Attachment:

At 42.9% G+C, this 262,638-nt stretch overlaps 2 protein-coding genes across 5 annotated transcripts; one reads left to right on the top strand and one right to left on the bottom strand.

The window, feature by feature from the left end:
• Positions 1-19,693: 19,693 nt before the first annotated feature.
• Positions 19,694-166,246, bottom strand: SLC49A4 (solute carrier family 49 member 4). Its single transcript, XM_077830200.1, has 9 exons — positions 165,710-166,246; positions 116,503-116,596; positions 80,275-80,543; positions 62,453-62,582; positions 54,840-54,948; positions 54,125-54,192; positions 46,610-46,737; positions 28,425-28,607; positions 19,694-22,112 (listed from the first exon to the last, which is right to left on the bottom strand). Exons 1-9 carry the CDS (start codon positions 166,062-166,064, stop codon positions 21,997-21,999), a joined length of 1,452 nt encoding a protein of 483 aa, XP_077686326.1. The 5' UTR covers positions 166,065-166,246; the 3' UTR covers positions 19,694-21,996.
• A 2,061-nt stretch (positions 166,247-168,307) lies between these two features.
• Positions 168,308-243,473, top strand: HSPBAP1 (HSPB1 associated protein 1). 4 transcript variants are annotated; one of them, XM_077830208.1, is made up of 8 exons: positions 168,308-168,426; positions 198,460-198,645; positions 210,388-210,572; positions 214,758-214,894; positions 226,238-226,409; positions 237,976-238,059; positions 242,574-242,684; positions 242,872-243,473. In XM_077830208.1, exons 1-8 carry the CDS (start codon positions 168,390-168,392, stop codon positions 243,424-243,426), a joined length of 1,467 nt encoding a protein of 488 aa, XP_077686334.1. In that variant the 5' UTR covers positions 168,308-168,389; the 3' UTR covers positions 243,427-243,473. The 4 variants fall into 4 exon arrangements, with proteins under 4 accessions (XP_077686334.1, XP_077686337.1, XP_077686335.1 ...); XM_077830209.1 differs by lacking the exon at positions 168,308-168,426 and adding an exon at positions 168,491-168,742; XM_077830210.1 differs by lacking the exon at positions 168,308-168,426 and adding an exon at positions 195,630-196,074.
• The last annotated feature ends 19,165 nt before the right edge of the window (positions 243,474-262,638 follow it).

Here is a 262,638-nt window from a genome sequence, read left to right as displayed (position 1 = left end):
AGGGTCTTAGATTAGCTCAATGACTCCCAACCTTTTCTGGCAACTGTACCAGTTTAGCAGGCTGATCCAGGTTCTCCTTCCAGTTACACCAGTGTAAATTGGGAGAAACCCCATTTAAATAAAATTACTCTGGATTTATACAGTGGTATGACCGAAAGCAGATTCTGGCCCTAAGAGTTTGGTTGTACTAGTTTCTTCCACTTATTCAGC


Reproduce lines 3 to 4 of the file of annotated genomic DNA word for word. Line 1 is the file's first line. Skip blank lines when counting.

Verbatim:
• Positions 1-19,693: 19,693 nt before the first annotated feature.
• Positions 19,694-166,246, bottom strand: SLC49A4 (solute carrier family 49 member 4). Its single transcript, XM_077830200.1, has 9 exons — positions 165,710-166,246; positions 116,503-116,596; positions 80,275-80,543; positions 62,453-62,582; positions 54,840-54,948; positions 54,125-54,192; positions 46,610-46,737; positions 28,425-28,607; positions 19,694-22,112 (listed from the first exon to the last, which is right to left on the bottom strand). Exons 1-9 carry the CDS (start codon positions 166,062-166,064, stop codon positions 21,997-21,999), a joined length of 1,452 nt encoding a protein of 483 aa, XP_077686326.1. The 5' UTR covers positions 166,065-166,246; the 3' UTR covers positions 19,694-21,996.